A likely outcome of today's meeting is an agreement that the G7 central banks will stand poised to co-ordinate a reduction in interest rates if - when - Wall Street crashes. In a desperate measure last week the Bank of Japan took its already low interest rate closer to zero. But traders in the financial markets now expect both the US Federal Reserve and the Bank of England to make borrowing cheaper, keeping a head of steam under the US and UK economies and helping out the banks being hammered by losses on their loans to Asia and Russia.
Alan Greenspan, the Fed chairman, went out of his way in a recent speech to indicate that he stood ready to lower US rates in response to the world crisis. Last week, after its decision not to cut loan rates just yet, the Bank of England issued an unprecedented statement that it would be monitoring the risks closely. The markets read this as a signal that it might step in before next month's formal meeting of its Monetary Policy Committee.
While many critics would argue that the G7 response has come not a moment too soon, something has happened to make the authorities seriously worried. That something is that for the first time the turmoil in emerging markets seems likely to darken the economic outlook in the West. President Bill Clinton, for one, will fear repercussions of a slowdown or recession after seven years of healthy growth. European politicians do not want to launch the euro in three months into the stormy seas of a world financial crisis.
For all the panic last year about the effect of a slump in Asia on the West, it was never likely to be very big. Individual companies have suffered a loss of exports but the scale of US and European trade with Asia was too small to do much damage to overall growth rates. Even adding Russia to the calculation would not necessarily have resulted in serious economic damage to the West if stock markets in New York and London, Paris and Frankfurt, had not caught the contagion. There has been no big crash yet, but there might be, and share prices are already well down this year.
American jobs depend on Wall Street because the long US boom has been increasingly fuelled by consumer borrowing. The American savings rate has dropped to zero, give or take a decimal point or so. Why save the old-fashioned way when the paper value of your mutual fund investments in shares, or your executive stock options, have made you wealthy? So, in contrast to the 1987 crash, which was followed by a boom, a 1998 one could spell bust. And bust for the US means the same for the UK and the rest of Europe. If market rumours that some big investment banks are in danger of failing are true so much the worse.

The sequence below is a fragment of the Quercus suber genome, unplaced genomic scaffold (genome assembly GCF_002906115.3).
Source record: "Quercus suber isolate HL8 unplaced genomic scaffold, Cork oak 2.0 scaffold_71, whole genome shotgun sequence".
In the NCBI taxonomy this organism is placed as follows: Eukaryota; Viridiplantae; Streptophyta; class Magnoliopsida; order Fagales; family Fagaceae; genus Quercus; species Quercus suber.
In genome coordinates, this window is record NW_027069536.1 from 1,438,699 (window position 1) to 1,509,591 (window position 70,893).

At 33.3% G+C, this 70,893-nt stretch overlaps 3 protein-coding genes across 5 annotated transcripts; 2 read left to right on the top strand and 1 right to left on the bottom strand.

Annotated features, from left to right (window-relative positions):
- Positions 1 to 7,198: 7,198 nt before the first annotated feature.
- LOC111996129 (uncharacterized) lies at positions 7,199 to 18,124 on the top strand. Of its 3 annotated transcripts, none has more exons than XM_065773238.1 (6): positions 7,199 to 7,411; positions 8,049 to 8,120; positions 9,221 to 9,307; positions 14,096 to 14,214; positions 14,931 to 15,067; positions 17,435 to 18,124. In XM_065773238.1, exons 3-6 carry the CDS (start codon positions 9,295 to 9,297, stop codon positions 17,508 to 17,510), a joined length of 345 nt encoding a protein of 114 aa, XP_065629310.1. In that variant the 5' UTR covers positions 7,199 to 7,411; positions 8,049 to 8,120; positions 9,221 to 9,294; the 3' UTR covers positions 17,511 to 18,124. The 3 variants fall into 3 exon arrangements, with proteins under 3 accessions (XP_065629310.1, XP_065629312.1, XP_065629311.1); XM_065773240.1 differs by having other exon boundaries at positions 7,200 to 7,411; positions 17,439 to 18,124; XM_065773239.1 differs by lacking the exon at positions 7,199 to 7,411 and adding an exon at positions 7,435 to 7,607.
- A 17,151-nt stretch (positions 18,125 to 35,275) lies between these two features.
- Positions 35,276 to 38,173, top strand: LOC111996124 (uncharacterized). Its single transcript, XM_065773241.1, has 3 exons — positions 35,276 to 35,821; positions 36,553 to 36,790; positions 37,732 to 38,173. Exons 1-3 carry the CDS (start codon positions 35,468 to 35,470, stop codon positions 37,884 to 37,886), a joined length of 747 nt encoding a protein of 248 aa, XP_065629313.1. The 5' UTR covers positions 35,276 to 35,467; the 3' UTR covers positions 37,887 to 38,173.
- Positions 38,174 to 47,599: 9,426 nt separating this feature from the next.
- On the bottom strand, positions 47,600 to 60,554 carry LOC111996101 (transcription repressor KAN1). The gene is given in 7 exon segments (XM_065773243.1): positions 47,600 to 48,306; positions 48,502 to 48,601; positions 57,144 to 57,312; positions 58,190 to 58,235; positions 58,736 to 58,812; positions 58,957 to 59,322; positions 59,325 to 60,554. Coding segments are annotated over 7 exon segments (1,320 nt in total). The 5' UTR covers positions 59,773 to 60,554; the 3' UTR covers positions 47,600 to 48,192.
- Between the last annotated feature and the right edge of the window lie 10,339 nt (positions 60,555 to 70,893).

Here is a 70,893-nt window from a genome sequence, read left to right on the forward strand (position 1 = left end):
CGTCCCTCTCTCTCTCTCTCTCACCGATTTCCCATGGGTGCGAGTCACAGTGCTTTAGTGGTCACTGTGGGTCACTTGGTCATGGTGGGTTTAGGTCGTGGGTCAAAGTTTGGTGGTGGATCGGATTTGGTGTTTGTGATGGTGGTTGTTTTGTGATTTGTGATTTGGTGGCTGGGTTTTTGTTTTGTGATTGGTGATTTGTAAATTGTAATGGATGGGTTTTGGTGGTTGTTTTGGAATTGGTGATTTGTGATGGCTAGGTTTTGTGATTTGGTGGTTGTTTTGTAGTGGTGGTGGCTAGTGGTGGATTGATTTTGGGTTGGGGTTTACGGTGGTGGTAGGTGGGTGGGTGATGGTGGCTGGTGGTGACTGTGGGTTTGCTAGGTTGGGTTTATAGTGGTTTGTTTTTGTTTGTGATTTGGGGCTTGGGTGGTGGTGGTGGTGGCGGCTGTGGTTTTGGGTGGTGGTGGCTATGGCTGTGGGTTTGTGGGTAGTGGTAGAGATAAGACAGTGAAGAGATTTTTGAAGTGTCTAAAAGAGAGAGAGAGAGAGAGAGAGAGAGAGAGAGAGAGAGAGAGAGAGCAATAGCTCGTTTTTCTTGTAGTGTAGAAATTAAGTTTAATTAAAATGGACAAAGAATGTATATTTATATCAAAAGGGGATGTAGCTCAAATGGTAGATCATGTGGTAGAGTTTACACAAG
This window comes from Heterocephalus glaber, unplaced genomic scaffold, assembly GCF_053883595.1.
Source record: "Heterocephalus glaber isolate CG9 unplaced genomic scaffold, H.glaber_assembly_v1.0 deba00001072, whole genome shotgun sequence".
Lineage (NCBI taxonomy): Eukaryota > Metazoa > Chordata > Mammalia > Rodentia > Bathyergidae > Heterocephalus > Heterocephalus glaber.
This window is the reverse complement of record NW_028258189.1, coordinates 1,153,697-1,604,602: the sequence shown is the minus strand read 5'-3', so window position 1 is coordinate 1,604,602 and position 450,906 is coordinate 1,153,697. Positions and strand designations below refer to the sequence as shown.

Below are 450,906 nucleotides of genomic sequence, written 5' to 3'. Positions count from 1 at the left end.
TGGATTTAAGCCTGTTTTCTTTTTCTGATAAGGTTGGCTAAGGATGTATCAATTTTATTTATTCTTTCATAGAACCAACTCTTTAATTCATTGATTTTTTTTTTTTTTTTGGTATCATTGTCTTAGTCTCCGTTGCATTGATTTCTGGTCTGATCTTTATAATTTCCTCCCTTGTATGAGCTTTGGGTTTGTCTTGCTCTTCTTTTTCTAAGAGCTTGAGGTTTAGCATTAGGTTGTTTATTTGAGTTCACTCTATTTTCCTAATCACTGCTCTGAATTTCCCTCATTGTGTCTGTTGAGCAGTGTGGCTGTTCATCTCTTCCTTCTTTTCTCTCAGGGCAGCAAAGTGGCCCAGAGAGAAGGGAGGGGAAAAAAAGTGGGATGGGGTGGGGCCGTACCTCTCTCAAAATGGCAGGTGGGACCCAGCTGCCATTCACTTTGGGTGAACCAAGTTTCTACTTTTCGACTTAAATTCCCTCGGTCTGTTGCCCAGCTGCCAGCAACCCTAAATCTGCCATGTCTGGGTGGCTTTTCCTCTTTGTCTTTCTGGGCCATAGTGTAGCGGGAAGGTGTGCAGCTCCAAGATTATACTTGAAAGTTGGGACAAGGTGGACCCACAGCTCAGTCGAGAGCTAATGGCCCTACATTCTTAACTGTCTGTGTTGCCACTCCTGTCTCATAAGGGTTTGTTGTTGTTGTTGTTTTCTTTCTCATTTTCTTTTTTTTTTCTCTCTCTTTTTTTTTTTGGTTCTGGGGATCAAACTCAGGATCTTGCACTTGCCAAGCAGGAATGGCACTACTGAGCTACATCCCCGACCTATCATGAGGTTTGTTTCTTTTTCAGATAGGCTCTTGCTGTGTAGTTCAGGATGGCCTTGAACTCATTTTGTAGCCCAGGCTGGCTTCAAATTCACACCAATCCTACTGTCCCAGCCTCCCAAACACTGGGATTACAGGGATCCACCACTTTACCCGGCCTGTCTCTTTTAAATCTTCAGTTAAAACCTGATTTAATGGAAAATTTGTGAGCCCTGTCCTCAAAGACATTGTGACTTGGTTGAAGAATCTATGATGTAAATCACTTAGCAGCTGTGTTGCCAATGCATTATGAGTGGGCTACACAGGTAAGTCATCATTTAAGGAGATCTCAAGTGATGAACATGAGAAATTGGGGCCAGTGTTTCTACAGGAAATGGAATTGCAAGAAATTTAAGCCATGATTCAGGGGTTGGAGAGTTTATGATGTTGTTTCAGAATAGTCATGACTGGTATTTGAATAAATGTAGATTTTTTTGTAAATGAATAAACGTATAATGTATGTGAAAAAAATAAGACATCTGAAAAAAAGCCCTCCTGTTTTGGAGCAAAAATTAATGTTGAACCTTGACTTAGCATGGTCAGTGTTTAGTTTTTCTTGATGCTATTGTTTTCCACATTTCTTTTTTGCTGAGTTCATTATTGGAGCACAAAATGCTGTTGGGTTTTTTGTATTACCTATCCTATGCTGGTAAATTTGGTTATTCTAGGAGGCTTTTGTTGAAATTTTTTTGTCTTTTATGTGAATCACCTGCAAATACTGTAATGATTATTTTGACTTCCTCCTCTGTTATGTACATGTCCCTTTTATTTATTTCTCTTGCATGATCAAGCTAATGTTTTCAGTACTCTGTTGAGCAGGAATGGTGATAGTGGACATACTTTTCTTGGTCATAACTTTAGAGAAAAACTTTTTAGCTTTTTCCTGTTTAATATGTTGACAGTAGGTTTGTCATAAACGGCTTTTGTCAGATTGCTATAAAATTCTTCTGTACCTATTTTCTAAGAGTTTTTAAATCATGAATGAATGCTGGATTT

Struggling banks withdraw credit from good customers as well as bad ones, and there are clear signs of a "credit crunch". At the start of this year Eddie George, Governor of the Bank of England, told The Independent that the world financial system already faced its most serious crisis since the Latin American debt crisis of the early 1980s. By now, it is clearly the worst since the early 1970s, and the gravest most of the current generation of officials and politicians have had to tackle.
Yet, contrary to the conclusion drawn by some hopeful pundits, this crisis does not draw down the final curtain on global free-market capitalism, in a neat symmetry with the end of Communism nearly a decade ago. While capitalism itself will survive, the argument goes, Anglo-Saxon triumphalism has had its come-uppance as the financial turmoil proves that one size of capitalism decidedly does not fit all.In fact, the crisis demonstrates exactly the reverse.
America is the last country on earth to be affected by a crisis that has snowballed precisely because other nations have not imitated America well enough. Any country that wants the benefits of membership of the club of advanced economies is, it seems, going to have to turn itself into pretty much a carbon copy of models that range from the Anglo-Saxon all the way to the German. (There is a big question-mark over the Japanese version.)